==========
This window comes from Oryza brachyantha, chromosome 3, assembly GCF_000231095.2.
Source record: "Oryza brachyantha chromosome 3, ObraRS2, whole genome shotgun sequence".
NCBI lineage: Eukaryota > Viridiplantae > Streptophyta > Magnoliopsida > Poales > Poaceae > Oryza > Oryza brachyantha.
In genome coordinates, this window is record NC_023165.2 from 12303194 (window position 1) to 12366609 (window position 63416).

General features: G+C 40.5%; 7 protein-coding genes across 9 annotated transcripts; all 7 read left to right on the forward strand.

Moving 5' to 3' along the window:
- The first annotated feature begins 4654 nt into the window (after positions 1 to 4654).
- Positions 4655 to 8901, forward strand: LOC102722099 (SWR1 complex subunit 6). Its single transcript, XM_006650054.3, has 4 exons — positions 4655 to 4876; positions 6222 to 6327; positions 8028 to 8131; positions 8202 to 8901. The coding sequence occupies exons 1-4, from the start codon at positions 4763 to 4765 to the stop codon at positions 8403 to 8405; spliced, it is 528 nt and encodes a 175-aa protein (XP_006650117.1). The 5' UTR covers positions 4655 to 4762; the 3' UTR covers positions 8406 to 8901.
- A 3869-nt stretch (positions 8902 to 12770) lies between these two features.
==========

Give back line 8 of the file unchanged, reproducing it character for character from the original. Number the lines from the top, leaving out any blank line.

- Positions 4655 to 8901, forward strand: LOC102722099 (SWR1 complex subunit 6). Its single transcript, XM_006650054.3, has 4 exons — positions 4655 to 4876; positions 6222 to 6327; positions 8028 to 8131; positions 8202 to 8901. The coding sequence occupies exons 1-4, from the start codon at positions 4763 to 4765 to the stop codon at positions 8403 to 8405; spliced, it is 528 nt and encodes a 175-aa protein (XP_006650117.1). The 5' UTR covers positions 4655 to 4762; the 3' UTR covers positions 8406 to 8901.